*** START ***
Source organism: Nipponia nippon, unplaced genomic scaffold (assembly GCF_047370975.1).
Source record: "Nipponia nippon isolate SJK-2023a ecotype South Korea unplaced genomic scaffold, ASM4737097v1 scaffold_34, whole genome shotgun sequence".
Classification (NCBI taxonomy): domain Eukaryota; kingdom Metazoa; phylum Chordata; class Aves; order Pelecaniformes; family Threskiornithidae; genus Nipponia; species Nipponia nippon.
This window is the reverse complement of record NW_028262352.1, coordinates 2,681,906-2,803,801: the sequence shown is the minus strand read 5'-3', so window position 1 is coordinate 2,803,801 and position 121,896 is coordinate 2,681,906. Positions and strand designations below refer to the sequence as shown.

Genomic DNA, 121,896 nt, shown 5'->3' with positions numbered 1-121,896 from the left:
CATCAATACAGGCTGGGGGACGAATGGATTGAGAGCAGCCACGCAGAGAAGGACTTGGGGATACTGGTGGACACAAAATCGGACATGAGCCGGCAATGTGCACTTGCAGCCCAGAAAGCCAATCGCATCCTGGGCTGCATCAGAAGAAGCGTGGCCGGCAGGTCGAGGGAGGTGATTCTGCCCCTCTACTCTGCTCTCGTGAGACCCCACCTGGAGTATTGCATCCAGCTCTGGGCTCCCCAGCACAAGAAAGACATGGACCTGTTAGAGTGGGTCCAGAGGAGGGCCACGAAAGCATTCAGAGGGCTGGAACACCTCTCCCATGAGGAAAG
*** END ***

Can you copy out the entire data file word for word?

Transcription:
Source organism: Nipponia nippon, unplaced genomic scaffold (assembly GCF_047370975.1).
Source record: "Nipponia nippon isolate SJK-2023a ecotype South Korea unplaced genomic scaffold, ASM4737097v1 scaffold_34, whole genome shotgun sequence".
Classification (NCBI taxonomy): domain Eukaryota; kingdom Metazoa; phylum Chordata; class Aves; order Pelecaniformes; family Threskiornithidae; genus Nipponia; species Nipponia nippon.
This window is the reverse complement of record NW_028262352.1, coordinates 2,681,906-2,803,801: the sequence shown is the minus strand read 5'-3', so window position 1 is coordinate 2,803,801 and position 121,896 is coordinate 2,681,906. Positions and strand designations below refer to the sequence as shown.

Genomic DNA, 121,896 nt, shown 5'->3' with positions numbered 1-121,896 from the left:
CATCAATACAGGCTGGGGGACGAATGGATTGAGAGCAGCCACGCAGAGAAGGACTTGGGGATACTGGTGGACACAAAATCGGACATGAGCCGGCAATGTGCACTTGCAGCCCAGAAAGCCAATCGCATCCTGGGCTGCATCAGAAGAAGCGTGGCCGGCAGGTCGAGGGAGGTGATTCTGCCCCTCTACTCTGCTCTCGTGAGACCCCACCTGGAGTATTGCATCCAGCTCTGGGCTCCCCAGCACAAGAAAGACATGGACCTGTTAGAGTGGGTCCAGAGGAGGGCCACGAAAGCATTCAGAGGGCTGGAACACCTCTCCCATGAGGAAAG